CINCINNATI -- With the season-ending injury to Larry Foote, Lawrence Timmons switched inside positions and played the "buck" linebacker in the defense. Timmons not only wore the radio helmet, but he also set the front seven -- a role Foote performed.
Kion Wilson, Foote's replacement who was making his first NFL start, played the "mack" linebacker position.
Earlier in the week, coach Mike Tomlin indicated it wouldn't be a big deal if Timmons switched positions.
"Because he's calling the signals doesn't mean that he'll be playing buck," Tomlin said. "He's capable of calling signals from mack, like he did in that [Tennessee] football game."
Something to remember
The last time a Steelers team lost its first two games of the season, they rebounded to make the playoffs. But not before some wrenching events occurred.
The 2002 season began on a high note because the Steelers had appeared in the AFC championship game that January at home. New England upset them, but there were high hopes for 2002. Quarterback Kordell Stewart was coming into his own -- he made the Pro Bowl in 2001 and his teammates voted him their MVP after he helped lead them to a 13-3 record.
But things unraveled quickly in 2002 for both the Steelers and Stewart. Bill Cowher lost patience with Stewart and replaced him in the second half of the third game with Tommy Maddox, who helped lead them to a come-from-behind, 16-13 overtime victory against Cleveland at Heinz Field.
Maddox then took over as their starter. Later that season, Maddox was temporarily paralyzed when he was hit in a game at Tennessee. Both Maddox and the Steelers rebounded to go 10-5-1 and make the playoffs, where they lost in overtime at Tennessee.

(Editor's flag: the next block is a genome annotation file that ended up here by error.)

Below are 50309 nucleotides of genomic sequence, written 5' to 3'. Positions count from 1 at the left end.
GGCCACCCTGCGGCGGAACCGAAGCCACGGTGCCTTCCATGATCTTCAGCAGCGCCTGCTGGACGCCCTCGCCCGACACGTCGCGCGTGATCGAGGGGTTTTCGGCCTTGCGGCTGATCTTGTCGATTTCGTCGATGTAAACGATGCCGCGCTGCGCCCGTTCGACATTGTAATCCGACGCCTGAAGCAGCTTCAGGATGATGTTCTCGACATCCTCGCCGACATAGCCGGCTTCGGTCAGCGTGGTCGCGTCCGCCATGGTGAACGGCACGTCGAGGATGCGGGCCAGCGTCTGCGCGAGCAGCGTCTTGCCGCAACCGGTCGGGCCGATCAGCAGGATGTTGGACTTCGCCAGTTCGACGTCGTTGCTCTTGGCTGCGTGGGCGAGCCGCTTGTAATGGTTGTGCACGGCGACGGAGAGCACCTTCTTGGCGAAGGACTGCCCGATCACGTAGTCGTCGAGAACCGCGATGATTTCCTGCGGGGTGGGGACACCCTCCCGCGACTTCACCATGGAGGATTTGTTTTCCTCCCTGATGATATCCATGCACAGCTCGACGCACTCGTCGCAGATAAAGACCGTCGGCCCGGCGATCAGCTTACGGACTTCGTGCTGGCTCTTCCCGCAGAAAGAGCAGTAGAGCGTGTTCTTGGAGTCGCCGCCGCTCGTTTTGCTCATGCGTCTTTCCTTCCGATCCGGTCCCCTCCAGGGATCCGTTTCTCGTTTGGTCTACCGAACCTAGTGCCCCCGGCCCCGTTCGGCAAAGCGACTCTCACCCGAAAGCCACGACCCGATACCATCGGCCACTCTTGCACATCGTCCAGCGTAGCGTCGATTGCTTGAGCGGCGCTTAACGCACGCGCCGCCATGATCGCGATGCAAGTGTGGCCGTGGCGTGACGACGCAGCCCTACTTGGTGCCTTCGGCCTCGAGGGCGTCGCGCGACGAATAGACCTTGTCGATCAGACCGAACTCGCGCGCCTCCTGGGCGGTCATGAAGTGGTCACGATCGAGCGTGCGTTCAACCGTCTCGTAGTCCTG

Firmly installed as their starter, Maddox's talents convinced the coaches to change the offense to a more pass-oriented game.
It was disastrous. They finished 6-10 and wound up drafting Ben Roethlisberger the following April.
Another history lesson
The Steelers will play the Chicago Bears next Sunday night at Heinz Field. The Bears have two convincing victories this season, their first against the Bengals and then Sunday against the Minnesota Vikings.
The previous time the Bears played in Heinz Field, Jerome Bettis famously ran over linebacker Brian Urlacher in the snow for a touchdown on way to a 21-9 Steelers victory in 2005. It was their first of eight consecutive wins, four in the regular season that squeezed them into the playoffs as the AFC's final seed, and then four in the postseason that brought them their fifth Lombardi Trophy.
The game will be the last one in nearly a month at Heinz Field, where they next play Oct. 20 against the Baltimore Ravens.
Home away from home
Before Monday night, the Steelers had a better record against the Bengals at Paul Brown Stadium than they did at Heinz Field. The Steelers were 11-1 before Monday night in Cincinnati. Over their past 10 meetings in Heinz Field, the Steelers are 5-5.
As it turns out, the Steelers wasted a signing and some money on kicker Shayne Graham. They had to pay him $55,294 for his week of work in practice. He was inactive Monday night and likely will be released today. Shaun Suisham's hamstring, injured in pregame workouts opening day, healed enough for him to kick Monday night.
Other inactives were quarterback Landry Jones, running back Le'Veon Bell, defensive backs Cortez Allen and Curtis Brown, center Cody Wallace and tight end Heath Miller.
RB Jones gets start
Felix Jones started the game at halfback after Isaac Redman was injured on the opening kickoff. Redman was evaluated for a concussion but was cleared to play early in the second quarter and did.
Heavy baggage, perhaps
The official press box roster for the game listed Bengals linebacker James Harrison at 6 feet, 275 pounds.
Throughout Harrison's time with the Steelers, they listed him at 6-0, 242. The Bengals maybe weighed his suitcase, too.
• The Bengals, who were sackless in their opener, got their first of the season on the Steelers' first possession when Domata Peko and Carlos Dunlap converged on Roethlisberger for a 6-yard loss. Each was credited with half a sack.
• Until rookie Giovani Bernard scored on a 7-yard run in the final minute of the first quarter, the Steelers defense had not allowed a first-half touchdown in seven consecutive games dating to last season.
• Steelers wideout Antonio Brown has caught at least one pass in 42 games in a row.
• Among those in attendance, and requiring extra security because of it, was John Boehner, Speaker of the House of U.S. Representatives, an Ohio Republican and Bengals fan.
First Published September 17, 2013 5:15 AM